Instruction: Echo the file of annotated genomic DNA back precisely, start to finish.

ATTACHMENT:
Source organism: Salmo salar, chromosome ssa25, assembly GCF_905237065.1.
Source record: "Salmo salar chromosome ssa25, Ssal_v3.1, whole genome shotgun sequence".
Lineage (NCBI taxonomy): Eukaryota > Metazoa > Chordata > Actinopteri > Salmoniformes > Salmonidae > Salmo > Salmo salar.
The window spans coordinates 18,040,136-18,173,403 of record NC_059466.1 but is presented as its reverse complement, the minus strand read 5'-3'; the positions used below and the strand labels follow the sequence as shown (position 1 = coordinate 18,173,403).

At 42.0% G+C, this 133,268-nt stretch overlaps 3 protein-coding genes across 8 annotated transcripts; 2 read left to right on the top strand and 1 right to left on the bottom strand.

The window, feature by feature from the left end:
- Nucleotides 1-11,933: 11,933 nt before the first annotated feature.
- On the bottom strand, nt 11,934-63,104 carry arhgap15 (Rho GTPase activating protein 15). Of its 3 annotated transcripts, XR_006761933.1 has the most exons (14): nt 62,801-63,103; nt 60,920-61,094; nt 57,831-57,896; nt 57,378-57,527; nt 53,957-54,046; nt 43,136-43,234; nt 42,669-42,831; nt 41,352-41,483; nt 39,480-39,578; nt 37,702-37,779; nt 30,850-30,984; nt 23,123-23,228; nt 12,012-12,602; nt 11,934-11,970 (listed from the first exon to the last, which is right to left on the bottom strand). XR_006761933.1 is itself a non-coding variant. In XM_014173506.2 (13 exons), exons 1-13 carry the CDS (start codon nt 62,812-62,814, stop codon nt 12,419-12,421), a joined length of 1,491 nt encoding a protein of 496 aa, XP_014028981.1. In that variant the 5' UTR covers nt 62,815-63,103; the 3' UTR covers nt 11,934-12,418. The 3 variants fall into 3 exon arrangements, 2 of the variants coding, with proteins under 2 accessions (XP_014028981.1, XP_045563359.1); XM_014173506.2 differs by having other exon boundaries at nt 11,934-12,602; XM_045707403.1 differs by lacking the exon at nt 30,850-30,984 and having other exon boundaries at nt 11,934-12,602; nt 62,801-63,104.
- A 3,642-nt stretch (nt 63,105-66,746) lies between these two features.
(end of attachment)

Source organism: Salmo salar, chromosome ssa25, assembly GCF_905237065.1.
Source record: "Salmo salar chromosome ssa25, Ssal_v3.1, whole genome shotgun sequence".
Lineage (NCBI taxonomy): Eukaryota > Metazoa > Chordata > Actinopteri > Salmoniformes > Salmonidae > Salmo > Salmo salar.
The window spans coordinates 18,040,136-18,173,403 of record NC_059466.1 but is presented as its reverse complement, the minus strand read 5'-3'; the positions used below and the strand labels follow the sequence as shown (position 1 = coordinate 18,173,403).

At 42.0% G+C, this 133,268-nt stretch overlaps 3 protein-coding genes across 8 annotated transcripts; 2 read left to right on the top strand and 1 right to left on the bottom strand.

The window, feature by feature from the left end:
- Nucleotides 1-11,933: 11,933 nt before the first annotated feature.
- On the bottom strand, nt 11,934-63,104 carry arhgap15 (Rho GTPase activating protein 15). Of its 3 annotated transcripts, XR_006761933.1 has the most exons (14): nt 62,801-63,103; nt 60,920-61,094; nt 57,831-57,896; nt 57,378-57,527; nt 53,957-54,046; nt 43,136-43,234; nt 42,669-42,831; nt 41,352-41,483; nt 39,480-39,578; nt 37,702-37,779; nt 30,850-30,984; nt 23,123-23,228; nt 12,012-12,602; nt 11,934-11,970 (listed from the first exon to the last, which is right to left on the bottom strand). XR_006761933.1 is itself a non-coding variant. In XM_014173506.2 (13 exons), exons 1-13 carry the CDS (start codon nt 62,812-62,814, stop codon nt 12,419-12,421), a joined length of 1,491 nt encoding a protein of 496 aa, XP_014028981.1. In that variant the 5' UTR covers nt 62,815-63,103; the 3' UTR covers nt 11,934-12,418. The 3 variants fall into 3 exon arrangements, 2 of the variants coding, with proteins under 2 accessions (XP_014028981.1, XP_045563359.1); XM_014173506.2 differs by having other exon boundaries at nt 11,934-12,602; XM_045707403.1 differs by lacking the exon at nt 30,850-30,984 and having other exon boundaries at nt 11,934-12,602; nt 62,801-63,104.
- A 3,642-nt stretch (nt 63,105-66,746) lies between these two features.